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Bars Seized in Iraq Turn Out to Be Shell Casings, Not Gold

August 02, 2003|From Reuters

WASHINGTON — Gold-colored bars seized by U.S. forces in Iraq appear to be melted-down shell casings made mostly of copper, not gold, the White House said in a report obtained Friday.

The U.S. military announced the discovery of truckloads of the bars in May. One truckload had been estimated to be worth as much as $500 million.

In a report to Congress detailing U.S. reconstruction efforts, the White House budget office said that 1,100 gold-colored bars were recovered in Iraq and that samples were taken to Kuwait for testing.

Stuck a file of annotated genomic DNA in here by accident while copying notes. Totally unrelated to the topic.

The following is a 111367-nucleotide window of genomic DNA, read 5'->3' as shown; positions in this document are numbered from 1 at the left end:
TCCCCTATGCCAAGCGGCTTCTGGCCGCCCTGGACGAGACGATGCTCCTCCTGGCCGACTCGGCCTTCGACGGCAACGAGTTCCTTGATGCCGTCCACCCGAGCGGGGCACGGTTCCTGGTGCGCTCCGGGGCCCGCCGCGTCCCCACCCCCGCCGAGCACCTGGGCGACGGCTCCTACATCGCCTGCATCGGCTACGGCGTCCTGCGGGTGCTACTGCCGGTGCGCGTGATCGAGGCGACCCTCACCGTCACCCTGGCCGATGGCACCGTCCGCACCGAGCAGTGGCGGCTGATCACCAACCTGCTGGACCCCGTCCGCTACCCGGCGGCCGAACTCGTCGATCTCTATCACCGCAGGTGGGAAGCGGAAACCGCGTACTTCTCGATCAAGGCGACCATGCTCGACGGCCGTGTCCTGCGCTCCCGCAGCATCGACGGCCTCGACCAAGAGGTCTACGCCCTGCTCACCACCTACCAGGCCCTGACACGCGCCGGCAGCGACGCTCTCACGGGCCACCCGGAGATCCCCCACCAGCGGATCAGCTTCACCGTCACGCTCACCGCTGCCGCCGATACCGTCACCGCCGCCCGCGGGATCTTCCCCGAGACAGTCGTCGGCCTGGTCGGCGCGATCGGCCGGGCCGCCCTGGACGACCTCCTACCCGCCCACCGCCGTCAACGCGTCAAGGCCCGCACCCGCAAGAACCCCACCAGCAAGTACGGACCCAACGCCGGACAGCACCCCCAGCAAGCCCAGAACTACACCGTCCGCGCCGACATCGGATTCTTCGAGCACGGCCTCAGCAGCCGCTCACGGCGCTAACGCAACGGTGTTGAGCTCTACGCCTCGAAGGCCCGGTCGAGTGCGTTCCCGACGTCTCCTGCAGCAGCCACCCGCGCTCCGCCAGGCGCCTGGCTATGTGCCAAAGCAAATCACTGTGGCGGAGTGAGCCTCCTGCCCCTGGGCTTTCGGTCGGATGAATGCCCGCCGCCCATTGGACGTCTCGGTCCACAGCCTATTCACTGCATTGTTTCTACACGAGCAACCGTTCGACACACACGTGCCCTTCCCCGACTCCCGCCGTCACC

"Analysis of the initial sampling of ingots revealed they were [composed] of approximately 64% copper and 34% zinc. Consultation with metallurgists indicates the bars analyzed to date are most likely melted-down shell casings," the report said.

Most of the 40-pound bars were seized May 22 at Al Qaim on the Syrian border by soldiers of the 3rd Armored Cavalry Regiment, U.S. Central Command said a day after the finding.

Central Command said soldiers found the bars while conducting "a routine traffic control search" of a truck.

The two occupants of the truck said at the time that they were told the bars were bronze.

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